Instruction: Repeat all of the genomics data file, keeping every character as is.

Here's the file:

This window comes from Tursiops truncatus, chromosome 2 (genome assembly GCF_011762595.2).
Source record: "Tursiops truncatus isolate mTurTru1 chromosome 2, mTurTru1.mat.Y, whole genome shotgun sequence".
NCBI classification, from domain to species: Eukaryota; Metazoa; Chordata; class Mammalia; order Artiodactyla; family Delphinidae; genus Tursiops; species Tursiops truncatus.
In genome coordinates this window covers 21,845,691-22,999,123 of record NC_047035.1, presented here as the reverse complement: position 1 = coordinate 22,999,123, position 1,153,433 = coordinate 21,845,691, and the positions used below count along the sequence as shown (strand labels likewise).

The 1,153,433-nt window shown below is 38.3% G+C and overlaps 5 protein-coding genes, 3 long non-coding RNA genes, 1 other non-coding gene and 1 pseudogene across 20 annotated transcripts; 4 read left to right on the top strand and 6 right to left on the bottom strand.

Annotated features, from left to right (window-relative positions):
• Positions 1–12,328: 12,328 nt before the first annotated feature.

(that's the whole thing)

This window comes from Tursiops truncatus, chromosome 2 (genome assembly GCF_011762595.2).
Source record: "Tursiops truncatus isolate mTurTru1 chromosome 2, mTurTru1.mat.Y, whole genome shotgun sequence".
NCBI classification, from domain to species: Eukaryota; Metazoa; Chordata; class Mammalia; order Artiodactyla; family Delphinidae; genus Tursiops; species Tursiops truncatus.
In genome coordinates this window covers 21,845,691-22,999,123 of record NC_047035.1, presented here as the reverse complement: position 1 = coordinate 22,999,123, position 1,153,433 = coordinate 21,845,691, and the positions used below count along the sequence as shown (strand labels likewise).

The 1,153,433-nt window shown below is 38.3% G+C and overlaps 5 protein-coding genes, 3 long non-coding RNA genes, 1 other non-coding gene and 1 pseudogene across 20 annotated transcripts; 4 read left to right on the top strand and 6 right to left on the bottom strand.

Annotated features, from left to right (window-relative positions):
• Positions 1–12,328: 12,328 nt before the first annotated feature.